What to Do When Typing is on the NOT-to-Do List

Last week I mentioned a slight problem I’ve been having with my shoulder. It hurts, a lot, when I use a computer mouse. And it got to the stage when it hurt, a lot, just to type, to hold a cup of tea or try to write freehand. When it got to that stage, I knew I had to take action!

On Thursday, I decided to go cold-turkey and stop using the laptop for a few days. Three days. It doesn’t sound like a long time, but I found it difficult because most of the things I enjoy doing are on the computer — writing, internet activities, playing games, researching all kinds of stuff, family tree investigations. It was like we had no electricity for three days. Everything I wanted to do involved a computer. It proved how dependent I’ve become on the thing.

Friday was the worst day. I went through a bad withdrawal period. At one stage I realised I was standing at the door of the room where my computer is, staring at it wistfully and that’s when I realised something else. I need a life! In the afternoon, I went to work for my allotted five hours and got to use a computer but it was only for work stuff, which is so boring, so that didn’t appease me in any way. It was late when I got home and I was tired so I sat in the lounge room reading an ebook on my iPod Touch.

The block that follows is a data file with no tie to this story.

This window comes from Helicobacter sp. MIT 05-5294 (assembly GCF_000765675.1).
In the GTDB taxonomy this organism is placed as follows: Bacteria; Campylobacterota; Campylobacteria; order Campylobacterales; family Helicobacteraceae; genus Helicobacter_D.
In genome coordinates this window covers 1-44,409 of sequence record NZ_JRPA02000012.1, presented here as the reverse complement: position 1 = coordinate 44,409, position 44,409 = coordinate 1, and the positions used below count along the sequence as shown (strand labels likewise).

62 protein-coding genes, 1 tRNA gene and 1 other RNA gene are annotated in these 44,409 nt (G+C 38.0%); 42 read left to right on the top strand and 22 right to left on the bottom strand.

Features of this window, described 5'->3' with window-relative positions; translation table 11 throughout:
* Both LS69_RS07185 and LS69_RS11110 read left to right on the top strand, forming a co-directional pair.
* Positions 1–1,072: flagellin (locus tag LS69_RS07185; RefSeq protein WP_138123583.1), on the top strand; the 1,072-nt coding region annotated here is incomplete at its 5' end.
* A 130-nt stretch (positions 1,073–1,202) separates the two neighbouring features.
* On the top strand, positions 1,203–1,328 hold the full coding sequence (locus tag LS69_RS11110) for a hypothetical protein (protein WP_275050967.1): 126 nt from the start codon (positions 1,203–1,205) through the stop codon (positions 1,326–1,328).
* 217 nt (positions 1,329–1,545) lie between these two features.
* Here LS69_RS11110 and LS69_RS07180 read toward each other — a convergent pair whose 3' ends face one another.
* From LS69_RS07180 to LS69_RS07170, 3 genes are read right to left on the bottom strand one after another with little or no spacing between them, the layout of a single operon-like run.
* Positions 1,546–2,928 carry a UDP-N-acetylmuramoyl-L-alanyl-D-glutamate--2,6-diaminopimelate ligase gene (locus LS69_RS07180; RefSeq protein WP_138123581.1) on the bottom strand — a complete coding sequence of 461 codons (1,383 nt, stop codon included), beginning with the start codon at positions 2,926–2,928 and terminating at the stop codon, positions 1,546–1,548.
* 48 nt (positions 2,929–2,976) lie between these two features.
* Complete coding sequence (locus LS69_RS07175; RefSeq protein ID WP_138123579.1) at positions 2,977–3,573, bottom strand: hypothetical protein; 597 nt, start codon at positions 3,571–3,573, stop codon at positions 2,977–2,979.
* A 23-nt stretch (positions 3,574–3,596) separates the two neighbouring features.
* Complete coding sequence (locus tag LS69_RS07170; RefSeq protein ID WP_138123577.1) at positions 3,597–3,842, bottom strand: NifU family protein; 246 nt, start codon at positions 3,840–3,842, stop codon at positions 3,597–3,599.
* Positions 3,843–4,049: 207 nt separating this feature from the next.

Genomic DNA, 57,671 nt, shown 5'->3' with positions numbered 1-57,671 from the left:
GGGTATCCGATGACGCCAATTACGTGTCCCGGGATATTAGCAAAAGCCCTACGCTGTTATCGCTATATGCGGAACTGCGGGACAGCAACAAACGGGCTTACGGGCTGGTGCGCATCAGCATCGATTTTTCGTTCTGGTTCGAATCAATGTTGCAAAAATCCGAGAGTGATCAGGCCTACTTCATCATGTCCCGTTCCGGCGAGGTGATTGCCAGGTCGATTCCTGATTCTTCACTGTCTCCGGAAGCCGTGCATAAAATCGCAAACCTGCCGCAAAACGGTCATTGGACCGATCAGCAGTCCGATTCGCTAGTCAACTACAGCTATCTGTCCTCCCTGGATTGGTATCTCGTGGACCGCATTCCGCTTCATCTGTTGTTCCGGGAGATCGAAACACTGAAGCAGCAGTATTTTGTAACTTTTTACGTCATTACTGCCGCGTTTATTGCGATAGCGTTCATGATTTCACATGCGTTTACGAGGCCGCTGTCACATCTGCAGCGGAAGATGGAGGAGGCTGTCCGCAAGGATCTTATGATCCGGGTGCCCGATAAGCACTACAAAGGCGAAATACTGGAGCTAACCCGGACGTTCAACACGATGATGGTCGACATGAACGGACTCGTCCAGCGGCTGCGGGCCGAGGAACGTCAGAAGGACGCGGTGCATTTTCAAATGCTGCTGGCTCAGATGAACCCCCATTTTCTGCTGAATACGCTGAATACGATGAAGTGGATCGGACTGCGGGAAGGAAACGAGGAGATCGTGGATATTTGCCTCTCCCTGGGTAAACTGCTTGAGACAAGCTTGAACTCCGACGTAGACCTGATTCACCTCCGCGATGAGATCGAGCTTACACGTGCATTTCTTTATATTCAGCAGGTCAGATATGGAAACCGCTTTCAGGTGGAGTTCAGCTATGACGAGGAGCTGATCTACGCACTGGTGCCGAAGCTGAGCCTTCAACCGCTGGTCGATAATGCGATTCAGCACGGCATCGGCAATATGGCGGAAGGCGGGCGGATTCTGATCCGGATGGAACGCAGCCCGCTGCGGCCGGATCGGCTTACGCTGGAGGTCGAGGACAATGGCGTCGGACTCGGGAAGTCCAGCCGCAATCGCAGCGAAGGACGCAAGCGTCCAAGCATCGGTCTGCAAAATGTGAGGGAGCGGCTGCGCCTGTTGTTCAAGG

On Saturday morning, I was awake before the birds and continued reading. After an hour or so I got a bit fidgety and that’s when I discovered something new. Of course I knew I could use the iPod Touch to go on the internet, but what I discovered is Twitter, Facebook, WordPress and probably every other big name on the internet has developed an app for the Apple store. Which meant, I could send status updates, check other people’s updates and write posts for my blogs. Brilliant!

As soon as I knew I could do something that was “out-of-bounds” I no longer HAD to do it. And that opened the door for me to do other things.

We moved into this house two years ago. We still had two huge boxes of books that we had not unpacked as we had nowhere to put the books. So what started out as a simple mission to tidy my bedroom up, ended up being a major clean out. Heavens, I was ruthless!

Apart from the two unpacked boxes, I also had a large pile of books (30 or so books) piled up on the floor. I decided to go through my book shelves, discarding the books I’d read and knew I wouldn’t read again and getting rid of the books that I hadn’t read and knew I would never read. I estimate about 25 books ended up in this pile, which meant the pile of books on the floor were finally to be moved to a place on a shelf. When I went through the books on the floor, I discovered I had doubles too, which meant a couple more books ended up on the discard pile.

G, seeing an opportunity, then reminded me about the two boxes of unpacked books. I looked at the newly arranged book shelves and could plainly see that there was no more room. When I mentioned this, G went to the book shelf and pulled out one book.